Silage Fermentation Characteristics and its Nutritive Value on Adding Different Rates of Molasses to selected Forage Sweet Potato Cultivars
Forage sweet potatoes (Ipomoea batatas (L) Lam) have not been adequately evaluated in silage making in Eastern Africa. The objective of the study was to determine silage fermentation characteristics and its nutritive value on adding different rates of molasses to selected forage sweet potato cultivars. The design was completely randomized design in factorial arrangement. Cultivars K158, Marooko and Wagabolige, harvested at 120 days, formed main treatments and laboratory silos maintained at room temperature, for 60 days, then sampled to assess pH, nutritive value, total titratable acidity (TA), ammonia nitrogen (NH3-N) and butyric acid (BA). Molasses rates affected these silage parameters. Silage fermented at 5 and 10 % molasses rates contained similar pH, organic matter (OM) and neutral detergent fibre (NDF) but differed in dry matter (DM) and crude protein (CP). The DM and CP at 0 and 10 %; 0 and 5 % molasses were similar respectively and all three rates fermented silage of similar acid detergent fibre (ADF) and acid detergent lignin (ADL). Molasses at 5 % produced silage of higher DM than at 0 and 10 % molasses in all cultivars. All silages differed in NH3-N and TA and the lowest and highest NH3-N was recorded at 5 % and 0 % molasses respectively. Lowest and highest TA was recorded at 0 and 10 % molasses respectively. Five and 10 % molasses silage contained similar BA concentration which was lower than at 0 % molasses. Molasses reduced NDF, ADF and ADL in silage as it enhanced silage fermentation. Also molasses improved silage quality through increased DM and titritable acidity, reduced ammonia and butyric acid. Molasses application at 5 % was recommended in making high quality silage from forage sweet potato cultivars. Silage making can avail nutritious diets to livestock throughout the year.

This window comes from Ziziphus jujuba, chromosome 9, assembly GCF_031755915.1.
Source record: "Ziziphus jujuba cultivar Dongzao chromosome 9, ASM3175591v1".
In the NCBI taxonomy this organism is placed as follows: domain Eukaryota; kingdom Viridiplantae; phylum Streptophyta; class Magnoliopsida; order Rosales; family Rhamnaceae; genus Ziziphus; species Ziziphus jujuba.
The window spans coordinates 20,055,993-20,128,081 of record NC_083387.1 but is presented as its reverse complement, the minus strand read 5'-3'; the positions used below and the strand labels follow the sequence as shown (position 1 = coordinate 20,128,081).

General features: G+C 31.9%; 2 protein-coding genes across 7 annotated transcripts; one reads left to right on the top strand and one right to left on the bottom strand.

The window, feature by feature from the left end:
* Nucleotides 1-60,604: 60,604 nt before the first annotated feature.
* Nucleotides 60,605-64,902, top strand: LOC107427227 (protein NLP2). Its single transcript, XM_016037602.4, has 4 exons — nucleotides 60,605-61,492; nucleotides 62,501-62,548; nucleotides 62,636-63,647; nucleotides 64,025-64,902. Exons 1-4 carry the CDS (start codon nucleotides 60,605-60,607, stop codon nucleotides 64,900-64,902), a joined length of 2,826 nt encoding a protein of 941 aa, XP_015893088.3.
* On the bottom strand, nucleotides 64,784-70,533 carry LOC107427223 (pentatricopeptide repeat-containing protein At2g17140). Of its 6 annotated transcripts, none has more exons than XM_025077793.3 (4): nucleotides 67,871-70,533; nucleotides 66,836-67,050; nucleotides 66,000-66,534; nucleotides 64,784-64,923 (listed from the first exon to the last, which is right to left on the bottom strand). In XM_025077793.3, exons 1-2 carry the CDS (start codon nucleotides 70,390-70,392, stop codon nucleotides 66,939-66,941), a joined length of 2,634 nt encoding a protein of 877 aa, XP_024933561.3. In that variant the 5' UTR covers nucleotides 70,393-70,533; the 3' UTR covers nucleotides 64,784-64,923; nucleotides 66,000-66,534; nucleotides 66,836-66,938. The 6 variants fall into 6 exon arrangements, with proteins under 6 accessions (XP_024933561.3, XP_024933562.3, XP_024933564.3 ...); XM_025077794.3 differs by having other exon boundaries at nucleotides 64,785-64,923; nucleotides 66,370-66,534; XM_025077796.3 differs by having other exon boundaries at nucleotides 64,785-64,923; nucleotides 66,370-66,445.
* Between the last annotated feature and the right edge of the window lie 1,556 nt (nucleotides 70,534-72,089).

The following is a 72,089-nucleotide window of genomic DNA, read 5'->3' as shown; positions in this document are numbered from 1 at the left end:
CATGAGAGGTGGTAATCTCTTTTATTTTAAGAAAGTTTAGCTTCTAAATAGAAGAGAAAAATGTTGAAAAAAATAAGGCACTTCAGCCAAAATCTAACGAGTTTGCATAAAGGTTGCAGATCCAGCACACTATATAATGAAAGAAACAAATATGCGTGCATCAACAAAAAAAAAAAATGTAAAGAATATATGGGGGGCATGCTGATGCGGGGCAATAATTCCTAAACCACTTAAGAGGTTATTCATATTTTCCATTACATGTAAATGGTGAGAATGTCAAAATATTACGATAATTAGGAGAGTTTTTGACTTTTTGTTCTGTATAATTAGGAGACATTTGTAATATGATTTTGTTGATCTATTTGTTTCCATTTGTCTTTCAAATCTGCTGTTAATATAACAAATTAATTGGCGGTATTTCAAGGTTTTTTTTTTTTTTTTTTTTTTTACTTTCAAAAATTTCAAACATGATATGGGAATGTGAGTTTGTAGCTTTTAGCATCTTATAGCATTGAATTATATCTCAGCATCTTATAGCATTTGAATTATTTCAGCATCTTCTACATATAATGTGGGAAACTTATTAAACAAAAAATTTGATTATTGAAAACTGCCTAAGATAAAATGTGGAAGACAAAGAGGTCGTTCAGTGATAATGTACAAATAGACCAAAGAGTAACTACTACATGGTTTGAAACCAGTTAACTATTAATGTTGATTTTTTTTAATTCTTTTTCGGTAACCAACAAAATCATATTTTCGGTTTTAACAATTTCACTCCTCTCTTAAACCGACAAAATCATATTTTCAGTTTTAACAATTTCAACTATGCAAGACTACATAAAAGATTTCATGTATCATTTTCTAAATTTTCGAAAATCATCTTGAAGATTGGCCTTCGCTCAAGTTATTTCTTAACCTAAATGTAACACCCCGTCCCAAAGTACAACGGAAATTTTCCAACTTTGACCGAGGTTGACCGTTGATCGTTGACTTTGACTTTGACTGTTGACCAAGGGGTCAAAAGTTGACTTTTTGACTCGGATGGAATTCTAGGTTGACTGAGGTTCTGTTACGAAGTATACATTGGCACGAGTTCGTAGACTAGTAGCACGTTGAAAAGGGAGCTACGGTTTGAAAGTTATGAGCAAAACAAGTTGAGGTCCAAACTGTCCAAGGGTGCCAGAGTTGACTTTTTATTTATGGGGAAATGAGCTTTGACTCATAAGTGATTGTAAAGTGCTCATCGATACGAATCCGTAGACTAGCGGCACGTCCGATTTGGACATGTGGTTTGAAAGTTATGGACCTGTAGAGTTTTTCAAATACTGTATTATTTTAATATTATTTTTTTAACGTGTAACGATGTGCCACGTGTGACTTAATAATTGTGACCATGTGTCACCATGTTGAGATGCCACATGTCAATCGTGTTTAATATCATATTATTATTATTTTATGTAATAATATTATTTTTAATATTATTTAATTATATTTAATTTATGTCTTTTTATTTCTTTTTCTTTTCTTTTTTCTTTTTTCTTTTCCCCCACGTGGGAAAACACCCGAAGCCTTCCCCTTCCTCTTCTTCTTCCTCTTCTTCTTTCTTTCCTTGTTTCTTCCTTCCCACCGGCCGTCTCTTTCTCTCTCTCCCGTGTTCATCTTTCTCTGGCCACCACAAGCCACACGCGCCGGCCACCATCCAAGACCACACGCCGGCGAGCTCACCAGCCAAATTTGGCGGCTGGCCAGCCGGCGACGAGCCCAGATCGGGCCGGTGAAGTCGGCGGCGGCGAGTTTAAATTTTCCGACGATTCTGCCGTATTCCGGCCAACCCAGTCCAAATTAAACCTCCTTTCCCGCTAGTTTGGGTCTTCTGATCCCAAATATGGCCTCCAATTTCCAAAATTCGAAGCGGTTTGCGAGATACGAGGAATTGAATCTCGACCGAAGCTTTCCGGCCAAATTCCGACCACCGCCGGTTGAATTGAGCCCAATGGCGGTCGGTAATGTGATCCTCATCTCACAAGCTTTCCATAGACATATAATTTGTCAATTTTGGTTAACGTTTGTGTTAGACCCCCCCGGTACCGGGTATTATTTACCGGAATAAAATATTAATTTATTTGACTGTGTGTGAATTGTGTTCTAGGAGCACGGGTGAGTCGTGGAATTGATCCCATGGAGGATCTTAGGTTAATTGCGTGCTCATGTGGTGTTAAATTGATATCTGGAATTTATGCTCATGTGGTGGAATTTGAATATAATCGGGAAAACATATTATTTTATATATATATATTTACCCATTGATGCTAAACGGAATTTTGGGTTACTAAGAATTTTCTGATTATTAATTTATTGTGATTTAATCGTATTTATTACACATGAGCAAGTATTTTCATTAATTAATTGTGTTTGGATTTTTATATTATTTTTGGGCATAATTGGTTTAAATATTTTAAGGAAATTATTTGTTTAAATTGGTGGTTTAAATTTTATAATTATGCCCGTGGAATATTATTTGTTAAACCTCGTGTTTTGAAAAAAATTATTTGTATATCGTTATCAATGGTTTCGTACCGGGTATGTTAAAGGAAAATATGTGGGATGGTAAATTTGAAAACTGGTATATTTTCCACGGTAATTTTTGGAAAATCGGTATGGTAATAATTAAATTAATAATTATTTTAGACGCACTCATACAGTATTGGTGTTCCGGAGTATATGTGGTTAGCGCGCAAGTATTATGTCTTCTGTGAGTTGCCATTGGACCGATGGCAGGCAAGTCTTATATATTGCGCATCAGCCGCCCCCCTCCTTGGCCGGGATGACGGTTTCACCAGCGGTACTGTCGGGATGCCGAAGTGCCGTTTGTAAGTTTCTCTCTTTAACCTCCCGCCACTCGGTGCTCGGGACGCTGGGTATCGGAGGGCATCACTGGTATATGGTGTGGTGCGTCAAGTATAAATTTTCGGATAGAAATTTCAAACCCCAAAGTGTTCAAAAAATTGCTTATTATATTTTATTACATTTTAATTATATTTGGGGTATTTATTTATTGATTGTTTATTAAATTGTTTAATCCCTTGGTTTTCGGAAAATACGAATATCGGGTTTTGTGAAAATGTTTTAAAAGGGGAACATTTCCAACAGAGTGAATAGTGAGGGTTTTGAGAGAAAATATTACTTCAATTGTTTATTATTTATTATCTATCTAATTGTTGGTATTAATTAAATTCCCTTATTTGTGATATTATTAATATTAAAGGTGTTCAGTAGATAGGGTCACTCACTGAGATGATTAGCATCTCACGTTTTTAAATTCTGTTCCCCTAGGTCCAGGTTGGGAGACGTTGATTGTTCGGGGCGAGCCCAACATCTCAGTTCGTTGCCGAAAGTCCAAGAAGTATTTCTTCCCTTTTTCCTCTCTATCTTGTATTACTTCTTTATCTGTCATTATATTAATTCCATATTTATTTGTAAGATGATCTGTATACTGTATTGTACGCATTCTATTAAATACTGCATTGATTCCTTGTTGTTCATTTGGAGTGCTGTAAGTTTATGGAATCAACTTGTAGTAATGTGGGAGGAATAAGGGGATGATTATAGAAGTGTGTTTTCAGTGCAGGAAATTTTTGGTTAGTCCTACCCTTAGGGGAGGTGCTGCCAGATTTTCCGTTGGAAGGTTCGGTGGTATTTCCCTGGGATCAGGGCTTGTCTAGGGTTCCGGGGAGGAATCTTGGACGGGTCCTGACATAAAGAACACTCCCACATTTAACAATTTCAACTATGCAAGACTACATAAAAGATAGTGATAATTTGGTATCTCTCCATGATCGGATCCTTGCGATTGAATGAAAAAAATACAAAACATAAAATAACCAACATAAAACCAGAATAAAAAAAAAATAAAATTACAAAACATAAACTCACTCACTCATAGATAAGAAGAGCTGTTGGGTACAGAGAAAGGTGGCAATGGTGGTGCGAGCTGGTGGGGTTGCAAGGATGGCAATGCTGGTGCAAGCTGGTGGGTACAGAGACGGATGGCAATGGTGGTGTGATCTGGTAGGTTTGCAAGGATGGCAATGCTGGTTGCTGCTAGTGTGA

Key words: Silage, molasses, sweet potato, fermentation